Exploring Our Connections To Jewish Life - Lesson Plan for Family/Congregational Education
This lesson plan is part of a larger guide entitled “Wrestling with God and Jewish Tradition.”
- Helène Aylon’s “Self-Portrait” from “The Digital Liberation of G-d.”
- Helène Aylon’s Artist's Statement
- Helène Aylon’s Biography
Helène Aylon’s self-portrait, artist's statement, and biography can also be viewed in their original context in JWA's online exhibit “Jewish Women and the Feminist Revolution.”
Notes to Teacher/Facilitator
In this session, participants will consider when and where we feel most connected to Judaism. With which environments, traditions, and texts do we connect? Are there environments, traditions, or texts that we feel less comfortable with? We will look at Helène Aylon’s artwork and discuss what it reflects about her feelings of connection with or estrangement from Judaism. Using Aylon’s technique of tracing over traditional text, we’ll create our own pieces of art to convey our unique experiences of connection with Jewish text and tradition, and share these within family/congregational groups.
- Helène Aylon’s “Self Portrait” image. You may want to project it onto a screen. If you do not have two projectors/screens, you may want to make printed copies for each participant to look at or for participants to share.
- White art paper (preferably 12x18 construction or drawing paper)
- Enlarged copies of blessings and phrases in Hebrew and English that you think your group might have strong connections with, such as:
- Shehechiyanu (a blessing giving thanks for reaching a long-awaited, joyous occasion)
- Birkat Hakohanim (the priestly blessing performed by Kohanim
- candle lighting blessings
- Havdalah blessings
- Shema (the Jewish prayer about the oneness of God)
- the first line of the Amidah (a prayer said during all of the Jewish worship services)
- blessings for those who are called to the Torah to have an aliyah
- the Hashkivenu paragraph from the evening (Maariv) service
- the Mourner’s Kaddish
- Nishmat Kol-Chai from the morning (Shacharit) service
- You can also find most of these prayers in the hard-copy of a siddur (prayer book). Additionally, the Open Siddur Project has many variations and translations of these prayers (and others), while Sefaria has online text of the Torah and other texts in the Jewish canon.
- Assorted art materials including markers, crayons, glue, colored paper, tissue paper, scissors, etc.
- black pencils or pens
Tell the Story of Jacob
Begin by telling the story of Jacob to all the participants, gathered in a comfortable space:
Once there was a man named Ya’akov. Ya’akov means “heel.” Who would name a child “heel?!” His parents named him Ya’akov because he was a twin, and he came out of the womb holding onto the heel of his brother, Esav. Ya’akov and Esav did not get along. They fought as kids, and as adults they were separated for many years. During those years, Ya’akov worked hard. He worked on his relationship with God. He worked on his relationship with people. He worked for his father-in-law, Lavan. He got married to Leah and Rachel and their two maidservants, Bilhah and Zilphah (it was ok to do that back in those days). He had twelve sons and a daughter.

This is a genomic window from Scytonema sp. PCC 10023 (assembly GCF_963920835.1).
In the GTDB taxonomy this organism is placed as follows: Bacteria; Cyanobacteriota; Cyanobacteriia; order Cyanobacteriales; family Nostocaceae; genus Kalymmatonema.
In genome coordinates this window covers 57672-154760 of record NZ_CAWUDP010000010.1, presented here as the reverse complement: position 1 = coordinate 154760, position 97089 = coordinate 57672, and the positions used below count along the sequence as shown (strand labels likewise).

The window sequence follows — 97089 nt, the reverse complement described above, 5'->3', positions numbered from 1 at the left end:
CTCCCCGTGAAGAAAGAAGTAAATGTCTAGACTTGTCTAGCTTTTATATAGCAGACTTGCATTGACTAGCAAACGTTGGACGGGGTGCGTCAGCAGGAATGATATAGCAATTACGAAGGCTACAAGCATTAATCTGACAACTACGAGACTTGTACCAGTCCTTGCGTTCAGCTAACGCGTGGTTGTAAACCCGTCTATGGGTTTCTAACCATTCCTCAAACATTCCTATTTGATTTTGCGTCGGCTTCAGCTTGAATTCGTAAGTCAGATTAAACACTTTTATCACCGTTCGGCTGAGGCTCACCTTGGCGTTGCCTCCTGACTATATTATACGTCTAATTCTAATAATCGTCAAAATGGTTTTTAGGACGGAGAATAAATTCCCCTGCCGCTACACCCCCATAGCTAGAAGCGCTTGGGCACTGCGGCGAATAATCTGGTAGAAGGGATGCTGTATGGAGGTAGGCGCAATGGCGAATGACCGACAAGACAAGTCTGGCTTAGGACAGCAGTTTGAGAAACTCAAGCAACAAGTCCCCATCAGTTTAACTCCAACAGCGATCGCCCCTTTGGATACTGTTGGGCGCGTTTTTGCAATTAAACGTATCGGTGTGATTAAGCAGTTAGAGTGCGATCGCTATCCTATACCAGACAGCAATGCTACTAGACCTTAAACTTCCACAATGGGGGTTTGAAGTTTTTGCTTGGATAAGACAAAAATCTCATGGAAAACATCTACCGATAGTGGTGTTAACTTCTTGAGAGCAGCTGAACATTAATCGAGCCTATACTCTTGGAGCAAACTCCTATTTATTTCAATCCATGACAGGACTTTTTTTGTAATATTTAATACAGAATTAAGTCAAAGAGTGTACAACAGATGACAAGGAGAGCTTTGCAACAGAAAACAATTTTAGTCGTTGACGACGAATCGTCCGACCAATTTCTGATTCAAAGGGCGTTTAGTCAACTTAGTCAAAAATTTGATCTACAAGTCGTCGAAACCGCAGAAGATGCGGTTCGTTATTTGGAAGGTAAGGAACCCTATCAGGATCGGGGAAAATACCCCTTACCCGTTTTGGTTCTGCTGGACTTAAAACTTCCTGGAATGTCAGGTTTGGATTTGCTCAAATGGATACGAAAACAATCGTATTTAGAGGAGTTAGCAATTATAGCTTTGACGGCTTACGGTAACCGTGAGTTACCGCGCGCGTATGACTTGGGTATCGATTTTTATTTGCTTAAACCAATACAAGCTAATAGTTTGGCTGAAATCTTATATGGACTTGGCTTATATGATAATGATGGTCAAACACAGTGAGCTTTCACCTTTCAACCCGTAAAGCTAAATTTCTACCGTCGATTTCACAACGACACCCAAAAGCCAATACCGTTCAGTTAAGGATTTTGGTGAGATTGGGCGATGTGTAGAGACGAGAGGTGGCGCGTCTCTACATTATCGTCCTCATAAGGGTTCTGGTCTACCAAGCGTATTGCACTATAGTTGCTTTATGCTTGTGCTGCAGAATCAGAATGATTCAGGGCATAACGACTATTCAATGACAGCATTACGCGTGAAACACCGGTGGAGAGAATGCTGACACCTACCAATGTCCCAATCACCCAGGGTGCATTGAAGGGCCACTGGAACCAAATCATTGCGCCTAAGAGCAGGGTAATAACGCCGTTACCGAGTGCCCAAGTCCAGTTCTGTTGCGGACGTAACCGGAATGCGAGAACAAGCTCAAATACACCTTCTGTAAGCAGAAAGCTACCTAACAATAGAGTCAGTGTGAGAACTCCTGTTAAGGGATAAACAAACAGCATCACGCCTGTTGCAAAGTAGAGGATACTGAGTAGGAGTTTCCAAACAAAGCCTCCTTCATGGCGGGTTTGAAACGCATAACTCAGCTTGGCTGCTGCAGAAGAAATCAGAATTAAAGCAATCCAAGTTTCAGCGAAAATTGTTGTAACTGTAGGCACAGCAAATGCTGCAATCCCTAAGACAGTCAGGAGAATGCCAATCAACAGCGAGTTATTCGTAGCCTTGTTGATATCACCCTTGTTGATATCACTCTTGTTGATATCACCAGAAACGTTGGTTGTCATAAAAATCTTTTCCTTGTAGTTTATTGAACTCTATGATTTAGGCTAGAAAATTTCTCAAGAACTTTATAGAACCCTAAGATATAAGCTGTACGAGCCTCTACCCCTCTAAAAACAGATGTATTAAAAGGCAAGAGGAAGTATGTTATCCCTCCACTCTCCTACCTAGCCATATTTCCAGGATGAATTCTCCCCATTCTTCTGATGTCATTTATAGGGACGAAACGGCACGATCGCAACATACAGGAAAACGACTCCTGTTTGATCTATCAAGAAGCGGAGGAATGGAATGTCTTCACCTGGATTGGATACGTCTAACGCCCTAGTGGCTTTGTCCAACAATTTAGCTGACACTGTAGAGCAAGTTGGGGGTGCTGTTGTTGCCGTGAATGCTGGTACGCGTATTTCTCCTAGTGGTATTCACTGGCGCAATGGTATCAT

After many years of working for Lavan, he wanted to journey back to his homeland. But he knew he would have to cross through the land where his brother, Esav, lived. He was scared. The night before he encountered his brother, he sent his family ahead of him and he was alone. That night he wrestled with a man until the break of day. As the dawn broke, the man asked Ya’akov what his name was. Ya’akov told him, and the man said, “Your name will no longer be Ya’akov, but Yisrael. Yisrael means ‘to wrestle with God’ for you have wrestled with God and with men.” The man was actually an angel, who blessed Yisrael. Yisrael called the name of the place “Peni’el” which means “I have seen God face to face, and my life is preserved.” The next day, Yisrael met Esav, and they made peace with each other.
Discuss the Story
Ask the following questions and take answers from both youth and adults:
- Why do you think God’s angel gave Ya’akov a new name?
- We have many ancestors, including three patriarchs and four matriarchs. Why are Jews called “Bnai Yisrael,” the Children of Yisrael, specifically?
- What does it mean to wrestle with God? Do you think a lot of people wrestle with God in one way or another?
Conclude the discussion by explaining:
- Ya’akov had a strong relationship with God, but also struggled with his responsibility as a human being in relationship to God. He began a long tradition of Jews being able to question and to struggle.
- Sometimes we struggle with our responsibilities as people in relationships, to ourselves, our family members, our communities, to Judaism, to our world, and to God.
- Other times we feel just right, comfortable with being Jewish, being ourselves, being in our families and communities and in our world.
- Today we’ll look at an artist who expresses her feelings of comfort and struggle, and then we’ll consider our own times of feeling most comfortable in Judaism, and finally we’ll use some of the artist’s techniques to create our own personal art projects on these themes.
Split the group into adults and youth, and facilitate the two groups separately.
Introduce Helène Aylon’s “Self-Portrait” from “The Digital Liberation of G-d.” Show the image on a large screen (or pass around handouts) so that everyone can see.